Based on the record presented, and after weighing competing legitimate interests and possible prejudice, the court finds that it will be less costly and disruptive to have the deposition proceed in Larkspur, California, than to have the deposition proceed in China. As for the question of which side should bear the necessary expenses—defendant having chosen this forum, it shall bear the entire cost of Du's travel and lodging.

Finally, this court notes that at the time DDJR No. 1 was filed, the pleadings were not yet settled. However, plaintiffs recently filed their second amended complaint, and defendant has answered. Accordingly, this court denies as moot defendant's request for an order delaying the deposition until after anticipated motions to dismiss are resolved.



1. Plaintiff Jane Doe 1 says she is a Canadian resident, and plaintiff Jane Doe 2 says that she is a resident of Washington state.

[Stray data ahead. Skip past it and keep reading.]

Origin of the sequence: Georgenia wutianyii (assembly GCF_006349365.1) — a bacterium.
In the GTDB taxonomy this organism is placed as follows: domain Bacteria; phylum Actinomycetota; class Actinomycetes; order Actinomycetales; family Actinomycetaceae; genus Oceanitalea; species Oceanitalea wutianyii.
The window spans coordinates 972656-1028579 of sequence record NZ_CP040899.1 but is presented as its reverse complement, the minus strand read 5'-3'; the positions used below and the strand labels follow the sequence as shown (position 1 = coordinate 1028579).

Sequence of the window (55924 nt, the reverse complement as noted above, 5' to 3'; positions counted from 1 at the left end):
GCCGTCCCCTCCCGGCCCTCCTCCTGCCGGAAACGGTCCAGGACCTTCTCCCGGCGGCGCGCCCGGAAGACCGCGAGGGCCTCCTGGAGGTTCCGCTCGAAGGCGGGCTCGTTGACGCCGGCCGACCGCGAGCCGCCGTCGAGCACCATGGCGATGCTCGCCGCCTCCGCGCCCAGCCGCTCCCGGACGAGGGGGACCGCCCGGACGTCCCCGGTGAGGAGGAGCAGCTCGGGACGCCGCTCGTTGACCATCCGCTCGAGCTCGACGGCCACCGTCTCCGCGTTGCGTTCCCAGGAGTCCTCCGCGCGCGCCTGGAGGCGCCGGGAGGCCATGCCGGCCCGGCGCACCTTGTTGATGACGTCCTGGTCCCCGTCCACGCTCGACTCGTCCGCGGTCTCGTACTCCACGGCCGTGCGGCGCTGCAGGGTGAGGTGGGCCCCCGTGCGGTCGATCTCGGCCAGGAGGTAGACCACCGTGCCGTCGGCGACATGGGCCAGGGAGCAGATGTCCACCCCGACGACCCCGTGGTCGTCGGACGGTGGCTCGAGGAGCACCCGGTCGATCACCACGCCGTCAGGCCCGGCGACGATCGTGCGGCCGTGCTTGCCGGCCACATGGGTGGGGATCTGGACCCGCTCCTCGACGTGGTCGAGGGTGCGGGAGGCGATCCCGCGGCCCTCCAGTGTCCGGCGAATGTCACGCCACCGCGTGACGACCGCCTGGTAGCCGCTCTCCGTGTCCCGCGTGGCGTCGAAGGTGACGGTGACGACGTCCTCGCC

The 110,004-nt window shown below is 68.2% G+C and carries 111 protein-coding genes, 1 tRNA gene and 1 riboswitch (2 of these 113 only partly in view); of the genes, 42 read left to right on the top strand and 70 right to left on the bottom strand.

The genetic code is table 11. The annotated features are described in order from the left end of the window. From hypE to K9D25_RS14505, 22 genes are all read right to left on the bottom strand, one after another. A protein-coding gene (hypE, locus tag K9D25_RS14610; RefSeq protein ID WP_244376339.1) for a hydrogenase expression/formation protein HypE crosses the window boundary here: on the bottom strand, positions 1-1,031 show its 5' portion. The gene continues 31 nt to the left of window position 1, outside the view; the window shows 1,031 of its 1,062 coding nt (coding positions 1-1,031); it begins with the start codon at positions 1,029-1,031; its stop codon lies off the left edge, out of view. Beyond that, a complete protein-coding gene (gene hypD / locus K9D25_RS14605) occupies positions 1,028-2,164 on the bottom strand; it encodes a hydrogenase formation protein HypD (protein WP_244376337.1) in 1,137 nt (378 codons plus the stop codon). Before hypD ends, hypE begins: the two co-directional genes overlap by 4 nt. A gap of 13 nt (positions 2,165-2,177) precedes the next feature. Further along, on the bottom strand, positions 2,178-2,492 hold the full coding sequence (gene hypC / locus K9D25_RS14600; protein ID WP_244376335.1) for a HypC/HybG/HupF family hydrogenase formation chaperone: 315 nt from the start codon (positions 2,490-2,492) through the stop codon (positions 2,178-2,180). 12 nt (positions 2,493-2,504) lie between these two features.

2. Defendant points out that a similar suit has been filed in Santa Clara Superior Court on behalf of a class of California residents who registered with or any of defendant's affiliate websites. Defendant claims that plaintiffs' counsel engaged in gamesmanship by noticing defendant's deposition in the state case, but then withdrawing that notice upon defendant's objection, and then issuing a new notice of deposition in the instant action. This court sees nothing wrong with plaintiffs' efforts in pursuing defendant's deposition through legitimate discovery tools available under the Federal Rules of Civil Procedure.